Investors are growing hopeful for a rebound as businesses in some of the worst-hit countries begin to slowly reopen

London (AFP) - Stock markets mostly fell Thursday after rallying for much of the week, with any gains dragged by profit-taking amid concerns over the long-term impact of the virus and worsening China-US relations.

Tokyo’s stock market ended 0.2-percent lower, Shanghai shed 0.6 percent and Hong Kong fell 0.5 percent.

However, Mumbai, Seoul, Taipei, Kuala Lumpur and Manila were all in positive territory.

In Europe approaching the half-way stage, London was down 0.7 percent, Frankfurt lost 1.4 percent and Paris dropped 1.0 percent.

The eurozone’s economic slump has “likely bottomed out” after the bloc suffered a disastrous collapse under lockdowns to contain coronavirus, a closely watched survey by IHS Markit said Thursday.

The dollar traded mixed and oil prices climbed.

Equities have enjoyed weeks of advances thanks to signs the pandemic is easing in major economies and the gradual lifting of lockdown measures that are expected to have sent the world into a deep recession.

But that optimism has been tempered by uncertainty about the future, while US President Donald Trump has continued to target China over the outbreak and threatened fresh tariffs on the country, fuelling worries of another trade war between the superpowers.

“The prospect of economies reopening and returning to something that resembles normal has, at times, been very positive for markets, as have positive vaccine and treatment trials, but it hasn’t all been good news,” said Craig Erlam, senior market analyst at Oanda Europe.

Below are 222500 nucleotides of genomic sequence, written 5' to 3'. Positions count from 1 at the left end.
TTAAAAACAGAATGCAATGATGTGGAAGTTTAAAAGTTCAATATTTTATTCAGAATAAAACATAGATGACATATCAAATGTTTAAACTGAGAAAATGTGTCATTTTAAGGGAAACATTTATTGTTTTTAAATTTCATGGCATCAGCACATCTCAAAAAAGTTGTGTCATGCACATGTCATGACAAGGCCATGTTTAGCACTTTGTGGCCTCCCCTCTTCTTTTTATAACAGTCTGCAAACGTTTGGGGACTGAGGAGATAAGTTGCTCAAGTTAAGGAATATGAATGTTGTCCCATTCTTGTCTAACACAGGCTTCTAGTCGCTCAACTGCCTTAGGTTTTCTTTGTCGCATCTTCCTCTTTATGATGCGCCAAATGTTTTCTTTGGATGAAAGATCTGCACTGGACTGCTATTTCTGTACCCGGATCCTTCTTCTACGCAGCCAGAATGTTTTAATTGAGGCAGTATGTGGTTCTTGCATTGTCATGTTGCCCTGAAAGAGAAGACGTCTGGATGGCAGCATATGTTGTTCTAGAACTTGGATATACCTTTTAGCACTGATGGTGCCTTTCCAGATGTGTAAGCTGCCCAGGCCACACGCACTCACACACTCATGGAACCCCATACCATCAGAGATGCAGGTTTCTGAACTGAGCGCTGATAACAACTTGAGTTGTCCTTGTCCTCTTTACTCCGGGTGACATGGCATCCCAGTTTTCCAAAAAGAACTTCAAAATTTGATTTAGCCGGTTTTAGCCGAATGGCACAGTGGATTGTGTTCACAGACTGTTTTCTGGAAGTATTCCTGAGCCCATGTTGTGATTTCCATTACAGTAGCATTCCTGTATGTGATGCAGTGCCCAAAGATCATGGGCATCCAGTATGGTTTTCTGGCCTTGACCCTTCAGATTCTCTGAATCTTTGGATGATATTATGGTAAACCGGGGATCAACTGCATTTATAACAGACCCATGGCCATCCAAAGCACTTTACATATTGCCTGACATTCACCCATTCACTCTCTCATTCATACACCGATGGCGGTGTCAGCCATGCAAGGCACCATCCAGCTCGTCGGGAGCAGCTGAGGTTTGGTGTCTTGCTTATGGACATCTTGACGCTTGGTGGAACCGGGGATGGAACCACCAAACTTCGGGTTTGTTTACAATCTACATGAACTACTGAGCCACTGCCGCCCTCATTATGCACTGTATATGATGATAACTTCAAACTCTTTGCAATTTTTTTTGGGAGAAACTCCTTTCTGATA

“There’s been some setbacks in countries previously lauded for their handling of the spread…, putting more emphasis on the dreaded second wave if the exit strategy isn’t handled properly.

“On top of that, tensions between the US and China have increased dramatically which is making investors nervous,” Erlam added.

Trump on Wednesday tweeted that “it was the ‘incompetence of China’, and nothing else, that did this mass worldwide killing”.

He later accused counterpart Xi Jinping of being behind a “disinformation and propaganda attack on the United States and Europe”.

“It all comes from the top”, he said, adding that China was “desperate” to have former vice president Joe Biden win November’s presidential election.

Stephen Innes, of AxiCorp, warned that investors might not be taking the simmering tensions seriously enough.

“Markets may be pricing in far too much complacency as the US-China ‘phase one’ trade deal could be at risk, as the pandemic and resulting acute economic downturn have made China’s trade commitment to the US much more challenging to fulfil,” he said in a client note.

Minutes from the Federal Reserve have meanwhile highlighted its concerns about the impact of the outbreak.

US policymakers are worried that “even after social-distancing requirements were eased, some business models may no longer be economically viable”.

This would be the case especially if consumers decide to “avoid participating in particular forms of economic activity”, said minutes of the Fed’s last meeting.

Global infections from the novel coronavirus surpassed five million on Thursday as the pandemic played out unevenly across the planet, with China eager to declare a victory, Europe tentatively emerging from its shell and deaths still rising in hotspots in Latin America.

- Key figures around 1100 GMT -

London - FTSE 100: DOWN 0.7 percent at 6,024.44 points

Frankfurt - DAX 30: DOWN 1.4 percent at 11,070.22

Paris - CAC 40: DOWN 1.0 percent at 4,453.95

EURO STOXX 50: DOWN 1.2 percent at 2,908.06

Tokyo - Nikkei 225: DOWN 0.2 percent at 20,552.31 (close)

Hong Kong - Hang Seng: DOWN 0.5 percent at 24,280.03 (close)

Shanghai - Composite: DOWN 0.6 at 2,867.92 (close)

New York - Dow: UP 1.5 percent at 24,575.90 (Wednesday’s close)

West Texas Intermediate: UP 2.1 percent at $34.19 per barrel

Brent North Sea crude: UP 2.1 percent at $36.51

Euro/dollar: UP at $1.0991 from $1.0983 at 2050 GMT

Dollar/yen: UP at 107.73 yen from 107.55 yen

Pound/dollar: DOWN at $1.2226 from $1.2233

Euro/pound: UP at 89.89 pence from 89.74 pence